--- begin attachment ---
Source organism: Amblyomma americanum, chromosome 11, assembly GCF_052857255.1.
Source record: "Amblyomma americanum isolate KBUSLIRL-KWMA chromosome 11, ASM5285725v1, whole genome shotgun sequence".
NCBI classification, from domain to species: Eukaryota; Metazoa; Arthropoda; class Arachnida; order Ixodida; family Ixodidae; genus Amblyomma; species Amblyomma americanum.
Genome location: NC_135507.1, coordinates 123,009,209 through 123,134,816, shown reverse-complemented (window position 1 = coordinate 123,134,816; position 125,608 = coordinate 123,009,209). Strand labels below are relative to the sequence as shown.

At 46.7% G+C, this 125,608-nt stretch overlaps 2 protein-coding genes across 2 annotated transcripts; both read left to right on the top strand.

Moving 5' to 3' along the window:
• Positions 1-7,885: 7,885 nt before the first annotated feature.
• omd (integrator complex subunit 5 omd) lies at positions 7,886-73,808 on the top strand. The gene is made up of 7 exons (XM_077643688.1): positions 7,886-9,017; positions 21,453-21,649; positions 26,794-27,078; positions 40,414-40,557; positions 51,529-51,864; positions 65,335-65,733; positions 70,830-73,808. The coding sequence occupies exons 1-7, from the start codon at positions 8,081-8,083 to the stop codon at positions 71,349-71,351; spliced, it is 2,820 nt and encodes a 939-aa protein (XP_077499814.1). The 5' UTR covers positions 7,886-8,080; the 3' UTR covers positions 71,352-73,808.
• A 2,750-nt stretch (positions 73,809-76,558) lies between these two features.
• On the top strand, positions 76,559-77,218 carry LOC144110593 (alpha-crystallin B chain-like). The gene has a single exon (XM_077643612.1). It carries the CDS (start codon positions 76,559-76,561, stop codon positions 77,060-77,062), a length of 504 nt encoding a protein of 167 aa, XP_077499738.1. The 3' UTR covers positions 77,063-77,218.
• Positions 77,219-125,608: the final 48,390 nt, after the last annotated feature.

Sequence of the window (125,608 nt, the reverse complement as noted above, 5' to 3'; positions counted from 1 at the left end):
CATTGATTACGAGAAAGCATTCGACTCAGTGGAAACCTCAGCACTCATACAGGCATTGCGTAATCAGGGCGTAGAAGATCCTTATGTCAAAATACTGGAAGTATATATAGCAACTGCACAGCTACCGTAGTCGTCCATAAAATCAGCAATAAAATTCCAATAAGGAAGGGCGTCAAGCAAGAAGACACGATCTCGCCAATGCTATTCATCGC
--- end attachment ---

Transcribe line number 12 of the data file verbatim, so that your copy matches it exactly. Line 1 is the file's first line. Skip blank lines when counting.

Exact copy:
Sequence of the window (125,608 nt, the reverse complement as noted above, 5' to 3'; positions counted from 1 at the left end):